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Fire and forgetting
April 29, 2010, 8:38 pm
Filed under: Experience

I’ve been quite challenged to draw an opinion about the question  In 2050 what will we be nostalgic about?

It’s hard to be a futurist. As Matt Linderman at 37signals noted in expert opinions

the problem with experts: They’re experts on the past. No one is an expert on the future.

We can only draw on our experiences, see the signals of now and attempt to extrapolate….

I am very glad that when I was in my teens and 20s most people didn’t have a camera on them at all times and that there was no place to publish and share those photos.

I was young, I loved music, I managed bands and worked for record labels and I made very very bad decisions. I was not terribly kind to myself or others.

Thankfully I don’t remember to much of any of it. I have very few reminders. It’s a blessing.

A song from that time, Deb Conway’s “She Prefers Fire” is introduced in concert with the comment ‘do you ever have the kind of days when you wish your house would burn down?

Everything that we have reminds us of what we have lost
Everything that we have echoes what we desire
Possessions, letters now just fuel for history

It’s important to not keep too much history fuel around. We all know that controlled burning can help prevent forest fires.

I can’t help but think that people going through that time of their life now and getting scars and breaking hearts and making infamous, funny prat falls can’t pick themselves up and burn the photos.

Or hide the blog posts, or box up the Facebook comments…

In 2050 being photographed and captured might well be ubiquitous.

Imagine all those bad hair days, terrible outfits, drunken behavior, spats with partners and nose picking moments being able to be tagged and shared and tracked back to you….

Or the happier moments that you’d prefer to keep in the past.

I think I’ll be nostalgic about being able to create my own ‘digital me’ and having some portion of control over it. And of having the luxury of being able to forget.


8 Comments so far
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[…] This post was mentioned on Twitter by Katie Chatfield. Katie Chatfield said: Fire and forgetting http://bit.ly/9UVkYs my answer to what I'll be nostalgic about in 2050 […]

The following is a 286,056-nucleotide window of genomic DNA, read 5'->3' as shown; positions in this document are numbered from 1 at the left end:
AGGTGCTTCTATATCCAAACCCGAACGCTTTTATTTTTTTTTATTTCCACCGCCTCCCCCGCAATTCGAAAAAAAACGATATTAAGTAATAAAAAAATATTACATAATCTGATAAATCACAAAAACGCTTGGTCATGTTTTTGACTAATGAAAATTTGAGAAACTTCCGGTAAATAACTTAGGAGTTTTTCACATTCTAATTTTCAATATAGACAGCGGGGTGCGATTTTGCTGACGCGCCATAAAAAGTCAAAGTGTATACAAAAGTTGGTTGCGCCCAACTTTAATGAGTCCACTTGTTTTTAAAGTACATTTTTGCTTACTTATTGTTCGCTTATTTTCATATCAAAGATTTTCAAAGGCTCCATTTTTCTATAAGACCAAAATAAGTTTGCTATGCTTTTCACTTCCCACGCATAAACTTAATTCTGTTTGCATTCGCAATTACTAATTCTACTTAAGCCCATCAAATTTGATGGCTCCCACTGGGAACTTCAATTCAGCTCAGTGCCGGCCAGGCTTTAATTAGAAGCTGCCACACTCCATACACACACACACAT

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Totally!!! I love the metaphor of “controlled burning”. I am also reminded of a Borges story – Funes the Memorious. Funes cannot forget. He is constantly surrounded by his memories – and it enfeebles him.

Burn, baby, burn.

Comment by innotecture

You’re brilliant. I love this.

Comment by Jye

Nice post Katie.

I wrote on a similar topic recently. However, my theory was that as images (or evidence) increase in number their individual impact lessens.

Instead the images that follow you round will simply be indicative of your general behaviour. People will learn to make judgments about a person based on your mass of images, not an individual one. People will also take into account when an image was captured.

That’s my theory anyways.

Though I must say, I do thoroughly enjoy looking trough the little box of images I keep from my university days thankful in the fact that Google knows nothing about them.

Comment by matthewgain

I wonder if you think that it lessens the impact on the individual though?
I think I was exploring how the images we have of ourselves, captured by others, create our sense of self, inform our memories and become stimulus for our personal stories.
The judgements we make about who we are and what kind of stories we tell ourselves about ourselves would hopefully always be more important than the impressions that others have of us.

Comment by katiechatfield

What an insightful post, Katie! You revealed so much without revealing too much.

If you have scars or bad experiences, you certainly don’t wear them. Every time I leave a conversation with you, I’m lighter and more refreshed.

Thank you for putting your best, most beautiful self forward everyday in person & in your writing. I look forward to any event that you attend.

Cheers & best,
kristin rohan

Comment by dario

[…] Fire and forgetting […]

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[…] bit about time recently: about how it seems to slow and speed; about how to utilise it as a medium; about memory and future memory; and about how people experience moments and experiences in different […]

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